LOS ANGELES (CBSLA) — Bed Bugs. They are creepy and icky and nasty and crawly -- all those bad things.
The vampires of the insect world are also (hold for it) on the rise.
Exterminator Robert Gallo knows what the bugs like to munch on.
"What they feed on is us, they like human blood," says Gallo.
As Andrea Fujii reports, experts say the bugs like to literally be within an arms reach of their food supply.
Their favorite spots, beds of course. They love to hide in mattresses.
They are notorious hitchhikers, anyone can carry them into their homes.
Dozens of the little pests have overtaken the bed of Matt Harper's housemate.
"No one likes waking up with rashes and bites," Harper said.
So to get rid of the infestation, an exterminator was called to East LA. Even his assistant dog, Toby, sniffed out the problem.
Gallo says Toby is kept quite busy. Gallo is from Round The Clock Pest Control. And said he's been working overtime on bed bugs.
He showed some cellphone video indicating how bad the problem is in some places.
"We're getting an increase of average of about 25-35 percent increase every year." Gallo said.
The Los Angeles area is ranked fourth worst in the country for bed bug infestations.
Dr. Dong Hwan Choe is an assistant professor of entomology at UC Riverside.
His most recent study, from 2014, said that 40 percent of homeowners and tenants in California have dealt with bed bugs.
"The bed bug infestation has been rising consistently over the last couple years and it seems like we are reaching to plateau," said Dr. Choe.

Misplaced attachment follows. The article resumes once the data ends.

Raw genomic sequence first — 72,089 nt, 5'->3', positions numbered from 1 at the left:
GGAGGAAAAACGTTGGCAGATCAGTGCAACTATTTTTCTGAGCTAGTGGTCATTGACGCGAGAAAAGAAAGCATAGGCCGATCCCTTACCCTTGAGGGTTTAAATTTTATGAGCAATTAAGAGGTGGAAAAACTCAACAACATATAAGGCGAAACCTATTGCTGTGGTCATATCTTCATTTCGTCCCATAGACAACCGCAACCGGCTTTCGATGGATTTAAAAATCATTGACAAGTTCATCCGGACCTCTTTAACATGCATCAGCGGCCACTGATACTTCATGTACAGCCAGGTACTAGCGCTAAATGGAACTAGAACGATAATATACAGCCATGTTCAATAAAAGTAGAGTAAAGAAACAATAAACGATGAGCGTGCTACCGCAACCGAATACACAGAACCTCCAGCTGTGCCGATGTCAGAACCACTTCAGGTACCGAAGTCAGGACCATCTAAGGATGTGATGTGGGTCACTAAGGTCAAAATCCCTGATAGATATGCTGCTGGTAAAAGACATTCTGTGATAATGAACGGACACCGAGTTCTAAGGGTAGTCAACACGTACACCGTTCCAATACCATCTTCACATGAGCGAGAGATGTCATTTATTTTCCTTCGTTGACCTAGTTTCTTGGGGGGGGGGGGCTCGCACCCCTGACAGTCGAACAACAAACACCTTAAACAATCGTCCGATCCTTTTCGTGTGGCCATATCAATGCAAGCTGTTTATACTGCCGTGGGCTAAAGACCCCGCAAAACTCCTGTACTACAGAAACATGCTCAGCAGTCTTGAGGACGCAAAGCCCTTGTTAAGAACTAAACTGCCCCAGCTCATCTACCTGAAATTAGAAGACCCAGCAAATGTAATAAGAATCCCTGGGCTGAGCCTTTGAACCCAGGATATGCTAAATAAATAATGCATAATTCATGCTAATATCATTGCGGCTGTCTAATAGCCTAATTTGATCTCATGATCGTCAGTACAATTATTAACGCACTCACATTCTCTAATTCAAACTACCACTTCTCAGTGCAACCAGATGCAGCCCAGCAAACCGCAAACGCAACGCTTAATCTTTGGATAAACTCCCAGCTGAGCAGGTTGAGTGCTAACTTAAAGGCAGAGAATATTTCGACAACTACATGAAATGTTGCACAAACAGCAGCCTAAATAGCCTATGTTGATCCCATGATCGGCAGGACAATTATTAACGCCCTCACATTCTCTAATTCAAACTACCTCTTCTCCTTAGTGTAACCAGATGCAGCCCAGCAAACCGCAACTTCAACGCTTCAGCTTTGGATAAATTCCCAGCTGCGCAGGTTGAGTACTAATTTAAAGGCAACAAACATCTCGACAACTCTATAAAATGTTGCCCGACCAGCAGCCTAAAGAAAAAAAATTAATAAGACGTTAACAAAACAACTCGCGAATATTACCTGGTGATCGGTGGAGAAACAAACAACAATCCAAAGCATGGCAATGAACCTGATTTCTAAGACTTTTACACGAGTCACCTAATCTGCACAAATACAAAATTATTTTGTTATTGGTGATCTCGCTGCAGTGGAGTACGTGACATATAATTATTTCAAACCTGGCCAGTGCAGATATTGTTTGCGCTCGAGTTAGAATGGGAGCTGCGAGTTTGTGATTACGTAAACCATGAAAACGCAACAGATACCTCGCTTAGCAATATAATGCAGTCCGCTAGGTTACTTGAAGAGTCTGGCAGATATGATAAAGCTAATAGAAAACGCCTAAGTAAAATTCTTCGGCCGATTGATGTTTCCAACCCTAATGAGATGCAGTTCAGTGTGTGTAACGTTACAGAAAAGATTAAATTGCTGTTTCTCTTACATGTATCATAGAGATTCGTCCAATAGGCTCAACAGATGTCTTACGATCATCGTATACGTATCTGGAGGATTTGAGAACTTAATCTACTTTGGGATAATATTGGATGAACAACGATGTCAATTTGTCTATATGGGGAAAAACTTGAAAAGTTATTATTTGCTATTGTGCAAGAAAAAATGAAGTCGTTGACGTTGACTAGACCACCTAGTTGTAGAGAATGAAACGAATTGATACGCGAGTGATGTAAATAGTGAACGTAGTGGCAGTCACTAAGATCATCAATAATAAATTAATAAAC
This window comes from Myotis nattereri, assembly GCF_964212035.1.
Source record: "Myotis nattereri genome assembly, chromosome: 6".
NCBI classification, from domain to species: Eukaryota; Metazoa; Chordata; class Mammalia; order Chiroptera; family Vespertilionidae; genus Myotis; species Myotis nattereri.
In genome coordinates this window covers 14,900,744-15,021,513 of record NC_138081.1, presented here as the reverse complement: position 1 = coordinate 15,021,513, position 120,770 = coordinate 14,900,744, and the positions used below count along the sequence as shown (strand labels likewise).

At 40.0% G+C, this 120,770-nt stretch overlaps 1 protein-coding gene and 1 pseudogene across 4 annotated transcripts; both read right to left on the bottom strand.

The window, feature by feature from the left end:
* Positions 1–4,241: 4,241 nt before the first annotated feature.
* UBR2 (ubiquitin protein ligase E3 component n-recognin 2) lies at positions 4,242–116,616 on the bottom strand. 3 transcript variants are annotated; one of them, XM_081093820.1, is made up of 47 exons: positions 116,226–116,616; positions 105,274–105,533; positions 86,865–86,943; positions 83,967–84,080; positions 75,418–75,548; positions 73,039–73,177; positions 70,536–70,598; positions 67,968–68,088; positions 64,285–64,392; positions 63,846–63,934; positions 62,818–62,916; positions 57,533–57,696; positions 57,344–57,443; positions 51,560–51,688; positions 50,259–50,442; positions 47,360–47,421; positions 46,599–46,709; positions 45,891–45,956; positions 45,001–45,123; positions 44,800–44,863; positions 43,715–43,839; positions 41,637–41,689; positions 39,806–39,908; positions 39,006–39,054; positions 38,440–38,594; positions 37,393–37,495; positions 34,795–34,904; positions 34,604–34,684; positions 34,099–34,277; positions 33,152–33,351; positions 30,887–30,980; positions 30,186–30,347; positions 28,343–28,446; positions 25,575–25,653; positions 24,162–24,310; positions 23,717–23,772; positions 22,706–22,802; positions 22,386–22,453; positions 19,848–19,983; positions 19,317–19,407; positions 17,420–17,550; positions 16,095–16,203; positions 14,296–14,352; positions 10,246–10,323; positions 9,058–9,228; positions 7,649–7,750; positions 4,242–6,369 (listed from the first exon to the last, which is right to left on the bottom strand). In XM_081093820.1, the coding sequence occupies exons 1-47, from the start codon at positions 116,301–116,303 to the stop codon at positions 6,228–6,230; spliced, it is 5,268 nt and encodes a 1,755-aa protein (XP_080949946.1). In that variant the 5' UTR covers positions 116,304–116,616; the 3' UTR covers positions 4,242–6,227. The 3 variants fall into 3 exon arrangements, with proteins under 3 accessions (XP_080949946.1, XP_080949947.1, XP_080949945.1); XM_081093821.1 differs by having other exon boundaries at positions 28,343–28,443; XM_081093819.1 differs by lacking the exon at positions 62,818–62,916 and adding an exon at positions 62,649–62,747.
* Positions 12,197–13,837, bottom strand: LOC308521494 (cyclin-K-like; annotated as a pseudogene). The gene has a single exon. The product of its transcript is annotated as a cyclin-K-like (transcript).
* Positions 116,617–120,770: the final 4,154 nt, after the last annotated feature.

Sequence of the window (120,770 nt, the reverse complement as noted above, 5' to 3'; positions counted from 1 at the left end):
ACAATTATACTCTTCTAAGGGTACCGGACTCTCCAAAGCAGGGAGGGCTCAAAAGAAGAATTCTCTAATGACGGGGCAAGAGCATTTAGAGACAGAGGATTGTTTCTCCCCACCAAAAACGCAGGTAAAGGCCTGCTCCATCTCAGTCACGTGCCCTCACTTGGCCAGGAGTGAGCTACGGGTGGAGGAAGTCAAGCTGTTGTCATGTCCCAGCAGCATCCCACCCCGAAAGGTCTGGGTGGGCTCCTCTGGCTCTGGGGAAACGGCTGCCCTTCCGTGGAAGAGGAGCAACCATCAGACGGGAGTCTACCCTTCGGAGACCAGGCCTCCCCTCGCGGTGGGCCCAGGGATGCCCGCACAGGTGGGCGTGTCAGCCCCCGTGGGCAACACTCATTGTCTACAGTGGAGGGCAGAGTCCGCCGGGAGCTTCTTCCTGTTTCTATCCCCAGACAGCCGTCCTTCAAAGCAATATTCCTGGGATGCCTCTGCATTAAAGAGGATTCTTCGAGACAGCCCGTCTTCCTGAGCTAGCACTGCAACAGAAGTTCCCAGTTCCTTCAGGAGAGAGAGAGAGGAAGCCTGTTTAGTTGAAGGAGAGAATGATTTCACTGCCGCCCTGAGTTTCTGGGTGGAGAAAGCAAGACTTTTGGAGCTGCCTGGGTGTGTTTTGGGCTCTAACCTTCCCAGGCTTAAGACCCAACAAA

A plateau means it could get worse before it gets better. So why has it been so bad in Southern California?
"More people, more bedbugs," he says.
And since the bugs easily travel and migrate they are very often found in multi unit dwellings.
Bed bugs can attach to clothes, vacuum cleaners, and then can be spread through communal laundry areas.
Dr. Choe said the best way to get rid of the bugs is call in a professional.
Gallo first vacuums up the bugs and then brings in heaters. He believes heaters are more effective than chemicals.
Heated to about 140 degrees, the bed bugs dry up and die.
Harper's house has been infested before and he's hoping not to see a third occurrence.
"Definitely a little bit of a frustration, but also grateful it was only in one room," Harper said.
Gallo says there is no silver bullet.
"This is a bug that's here to stay, it's not going anywhere, we just have to adapt to how this bug lives," he said.
Experts say travelers are often the source of bed bugs.
They recommend throwing all your clothes and shoes in a dryer upon returning home. They also say to leave your suitcase outside in the sun, inside a plastic bag.
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